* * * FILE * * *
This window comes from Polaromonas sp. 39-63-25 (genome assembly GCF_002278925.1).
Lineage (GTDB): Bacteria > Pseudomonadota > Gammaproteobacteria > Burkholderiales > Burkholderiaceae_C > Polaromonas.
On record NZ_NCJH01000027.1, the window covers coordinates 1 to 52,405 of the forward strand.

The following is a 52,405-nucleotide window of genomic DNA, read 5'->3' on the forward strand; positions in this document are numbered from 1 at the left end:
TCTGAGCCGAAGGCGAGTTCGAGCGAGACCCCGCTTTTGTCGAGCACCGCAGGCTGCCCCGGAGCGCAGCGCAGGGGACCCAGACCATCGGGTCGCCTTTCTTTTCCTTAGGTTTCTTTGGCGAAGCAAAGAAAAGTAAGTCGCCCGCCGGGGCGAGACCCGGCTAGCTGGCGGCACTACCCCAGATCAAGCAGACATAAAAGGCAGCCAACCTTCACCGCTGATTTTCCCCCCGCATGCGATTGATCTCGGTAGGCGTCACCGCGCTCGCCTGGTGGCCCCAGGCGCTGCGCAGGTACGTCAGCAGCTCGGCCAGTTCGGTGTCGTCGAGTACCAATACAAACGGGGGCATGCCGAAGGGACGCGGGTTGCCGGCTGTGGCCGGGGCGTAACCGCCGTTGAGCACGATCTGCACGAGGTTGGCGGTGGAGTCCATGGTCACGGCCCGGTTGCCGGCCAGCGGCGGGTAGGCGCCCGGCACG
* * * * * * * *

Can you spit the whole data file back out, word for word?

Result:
This window comes from Polaromonas sp. 39-63-25 (genome assembly GCF_002278925.1).
Lineage (GTDB): Bacteria > Pseudomonadota > Gammaproteobacteria > Burkholderiales > Burkholderiaceae_C > Polaromonas.
On record NZ_NCJH01000027.1, the window covers coordinates 1 to 52,405 of the forward strand.

The following is a 52,405-nucleotide window of genomic DNA, read 5'->3' on the forward strand; positions in this document are numbered from 1 at the left end:
TCTGAGCCGAAGGCGAGTTCGAGCGAGACCCCGCTTTTGTCGAGCACCGCAGGCTGCCCCGGAGCGCAGCGCAGGGGACCCAGACCATCGGGTCGCCTTTCTTTTCCTTAGGTTTCTTTGGCGAAGCAAAGAAAAGTAAGTCGCCCGCCGGGGCGAGACCCGGCTAGCTGGCGGCACTACCCCAGATCAAGCAGACATAAAAGGCAGCCAACCTTCACCGCTGATTTTCCCCCCGCATGCGATTGATCTCGGTAGGCGTCACCGCGCTCGCCTGGTGGCCCCAGGCGCTGCGCAGGTACGTCAGCAGCTCGGCCAGTTCGGTGTCGTCGAGTACCAATACAAACGGGGGCATGCCGAAGGGACGCGGGTTGCCGGCTGTGGCCGGGGCGTAACCGCCGTTGAGCACGATCTGCACGAGGTTGGCGGTGGAGTCCATGGTCACGGCCCGGTTGCCGGCCAGCGGCGGGTAGGCGCCCGGCACG